Forgive me, for I am here to destroy your insecurities. Your excuses. That thing you do when you tell yourself that your first draft must be perfect. The illusion that great writing is born in a single moment of inspiration.
I want to destroy those things so you can get down to the business of writing. And that begins with first drafts.
First drafts tend to scare the hell out of most writers. Even the greats. Kurt Vonnegut said, “When I write, I feel like an armless, legless man with a crayon in his mouth.”
So when a writer of his caliber makes a statement like that … do you think you will be any different? Continue reading How to Write a First Draft
Lucian Freud. British painter and draftsman. Grandson of famous psychologist Sigmund Freud. One of the most influential artists of the past century.
Want more facts? Here they are. Continue reading 10 Facts about Lucian Freud
“A blank piece of paper is God’s way of telling us how hard it is to be God.” — Sidney Sheldon
BSOD or Blue Screen of Death is a an error screen displayed on a Windows computer system after a fatal system error.
Writers have something called a WSOD or White Screen of Death. It looks something like this: Continue reading The Writer: Episode #6
Time. The world’s most valuable commodity. Not only that, but you can trade it for anything else.
The muse also needs it. The more time you spend doing the work, the better you become. It is a rule of nature.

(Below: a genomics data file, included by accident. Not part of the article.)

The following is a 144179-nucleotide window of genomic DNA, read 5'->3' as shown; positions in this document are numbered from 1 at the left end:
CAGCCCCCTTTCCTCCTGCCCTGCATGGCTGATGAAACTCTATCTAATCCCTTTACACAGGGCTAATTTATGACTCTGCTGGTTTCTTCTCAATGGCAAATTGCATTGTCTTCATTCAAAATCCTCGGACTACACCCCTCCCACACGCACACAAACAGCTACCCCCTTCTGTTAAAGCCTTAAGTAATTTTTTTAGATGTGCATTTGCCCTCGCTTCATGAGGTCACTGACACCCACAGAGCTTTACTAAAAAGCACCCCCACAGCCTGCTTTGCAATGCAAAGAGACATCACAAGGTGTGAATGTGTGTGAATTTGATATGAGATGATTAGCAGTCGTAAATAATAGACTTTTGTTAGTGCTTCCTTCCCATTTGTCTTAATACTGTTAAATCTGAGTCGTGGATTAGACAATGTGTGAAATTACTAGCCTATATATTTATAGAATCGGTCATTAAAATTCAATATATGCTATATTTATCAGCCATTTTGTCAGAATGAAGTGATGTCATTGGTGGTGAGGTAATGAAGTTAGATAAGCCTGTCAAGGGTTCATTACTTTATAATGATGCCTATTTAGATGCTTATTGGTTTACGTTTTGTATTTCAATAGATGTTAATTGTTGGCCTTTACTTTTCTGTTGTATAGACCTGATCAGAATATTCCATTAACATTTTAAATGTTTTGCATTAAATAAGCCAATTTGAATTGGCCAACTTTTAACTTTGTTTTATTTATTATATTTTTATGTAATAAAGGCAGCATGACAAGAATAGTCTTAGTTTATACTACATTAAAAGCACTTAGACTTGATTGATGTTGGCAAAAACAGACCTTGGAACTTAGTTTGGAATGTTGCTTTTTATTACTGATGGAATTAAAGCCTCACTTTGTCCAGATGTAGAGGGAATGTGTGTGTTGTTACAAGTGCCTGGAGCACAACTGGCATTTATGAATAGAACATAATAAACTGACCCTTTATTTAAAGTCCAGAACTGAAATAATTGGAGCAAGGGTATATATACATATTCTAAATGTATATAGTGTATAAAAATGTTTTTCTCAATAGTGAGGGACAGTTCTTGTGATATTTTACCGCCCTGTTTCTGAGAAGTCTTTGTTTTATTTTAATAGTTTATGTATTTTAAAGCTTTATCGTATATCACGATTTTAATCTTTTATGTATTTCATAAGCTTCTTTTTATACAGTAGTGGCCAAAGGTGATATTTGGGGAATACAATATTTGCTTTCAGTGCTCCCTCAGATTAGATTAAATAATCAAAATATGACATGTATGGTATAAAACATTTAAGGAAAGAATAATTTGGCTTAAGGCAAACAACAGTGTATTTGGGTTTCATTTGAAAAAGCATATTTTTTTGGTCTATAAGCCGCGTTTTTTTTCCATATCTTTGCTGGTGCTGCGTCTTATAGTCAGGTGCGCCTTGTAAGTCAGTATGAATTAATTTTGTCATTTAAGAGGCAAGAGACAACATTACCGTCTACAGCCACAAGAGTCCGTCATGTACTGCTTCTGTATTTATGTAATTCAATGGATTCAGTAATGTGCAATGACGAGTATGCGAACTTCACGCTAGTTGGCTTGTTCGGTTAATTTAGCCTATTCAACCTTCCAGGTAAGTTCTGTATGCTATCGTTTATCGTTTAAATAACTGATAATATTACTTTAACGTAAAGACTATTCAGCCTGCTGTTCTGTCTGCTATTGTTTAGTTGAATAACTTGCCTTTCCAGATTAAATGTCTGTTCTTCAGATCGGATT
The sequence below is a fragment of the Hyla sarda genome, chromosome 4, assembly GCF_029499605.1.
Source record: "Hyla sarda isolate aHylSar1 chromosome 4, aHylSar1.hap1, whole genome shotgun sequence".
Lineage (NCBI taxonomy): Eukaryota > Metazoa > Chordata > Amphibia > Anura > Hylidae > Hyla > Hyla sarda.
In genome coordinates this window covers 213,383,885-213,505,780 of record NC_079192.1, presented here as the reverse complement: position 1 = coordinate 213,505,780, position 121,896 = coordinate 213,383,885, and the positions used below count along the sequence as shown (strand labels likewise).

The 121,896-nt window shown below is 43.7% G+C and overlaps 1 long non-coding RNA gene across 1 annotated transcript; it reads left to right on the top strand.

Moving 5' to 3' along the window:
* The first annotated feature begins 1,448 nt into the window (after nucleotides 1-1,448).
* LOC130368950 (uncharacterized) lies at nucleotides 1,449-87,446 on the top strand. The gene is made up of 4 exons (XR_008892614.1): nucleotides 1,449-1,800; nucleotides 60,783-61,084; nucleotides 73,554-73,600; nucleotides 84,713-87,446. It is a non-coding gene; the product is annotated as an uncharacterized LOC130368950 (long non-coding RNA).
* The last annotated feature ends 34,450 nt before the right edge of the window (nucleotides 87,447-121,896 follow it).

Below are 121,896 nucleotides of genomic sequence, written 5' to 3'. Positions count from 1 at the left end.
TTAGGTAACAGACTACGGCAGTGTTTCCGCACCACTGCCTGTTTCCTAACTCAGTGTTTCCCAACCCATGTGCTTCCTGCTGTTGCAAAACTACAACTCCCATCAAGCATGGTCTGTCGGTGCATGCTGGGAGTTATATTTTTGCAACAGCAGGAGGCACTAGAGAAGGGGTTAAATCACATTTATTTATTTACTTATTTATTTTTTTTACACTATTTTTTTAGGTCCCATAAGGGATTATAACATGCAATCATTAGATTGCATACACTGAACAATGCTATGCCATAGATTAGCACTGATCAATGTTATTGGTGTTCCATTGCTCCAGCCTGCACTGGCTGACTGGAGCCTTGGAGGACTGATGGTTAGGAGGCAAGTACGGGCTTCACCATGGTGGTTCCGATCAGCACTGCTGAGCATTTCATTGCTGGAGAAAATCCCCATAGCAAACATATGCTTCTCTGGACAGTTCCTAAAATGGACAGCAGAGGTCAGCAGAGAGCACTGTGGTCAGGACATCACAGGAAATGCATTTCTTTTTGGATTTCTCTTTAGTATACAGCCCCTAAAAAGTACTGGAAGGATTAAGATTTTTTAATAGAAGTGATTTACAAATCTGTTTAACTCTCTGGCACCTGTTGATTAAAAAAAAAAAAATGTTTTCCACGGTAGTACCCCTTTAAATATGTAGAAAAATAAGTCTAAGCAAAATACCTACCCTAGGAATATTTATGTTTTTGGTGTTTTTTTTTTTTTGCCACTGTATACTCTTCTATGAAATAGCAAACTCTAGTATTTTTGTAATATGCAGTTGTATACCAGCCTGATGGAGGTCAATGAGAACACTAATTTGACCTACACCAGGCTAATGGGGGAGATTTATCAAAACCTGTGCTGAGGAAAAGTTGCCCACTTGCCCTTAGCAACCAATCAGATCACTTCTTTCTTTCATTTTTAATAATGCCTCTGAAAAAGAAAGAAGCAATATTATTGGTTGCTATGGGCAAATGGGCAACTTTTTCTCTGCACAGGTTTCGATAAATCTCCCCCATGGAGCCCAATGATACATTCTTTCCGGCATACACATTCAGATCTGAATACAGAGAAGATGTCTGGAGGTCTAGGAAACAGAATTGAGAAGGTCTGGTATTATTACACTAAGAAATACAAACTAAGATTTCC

But sometimes people get caught in this romantic way of thinking. Art is about inspiration, about some sort of poetry, not just work ethic. They discard the craft part of art…
But truth is, the muse demands you sit at your desk and do the work. That you set aside a certain number of hours each day and get stuff done.
It’s the one rule you cannot bend or break.
Don’t water this down.
Don’t be seduced into thinking that art is inherently different than any other kind of work.
“As a writer, you should not judge, you should understand.” — Ernest Hemingway
The Writer has always been curios.
This is the one question that has always defined him as a person. The Writer has always wanted to know why things were the way that they were, why someone worked (or it didn’t) and why certain things happened and not their opposite.
The same principle seemed to apply to people. It was more important to know why they did what they did, rather than try to understand how or when or with whom.
People were one way or another because of their why. Continue reading The Writer: Episode #5
If you wish to catch a glimpse into the artistic process of some of the world’s most famous artists, then a sure bet is to take a look at the insight provided by their studios. Continue reading Showcase: Artists’ Studios
You’ve got five painters in the same room, painting the same object. If all five of them employ the same style (or manner) when painting that object, almost always at least four of them are doing something wrong.
At least two of them would much rather paint something else, and of those two at least one would use the same style and technique as before.
Also, at least one of them would like to paint the same object, but in a different style.
What I’m trying to say is that there are only two requirements when making art: one is to be passionate about your subject matter, and the other one is to do it exactly how you feel like it. Continue reading Five Painters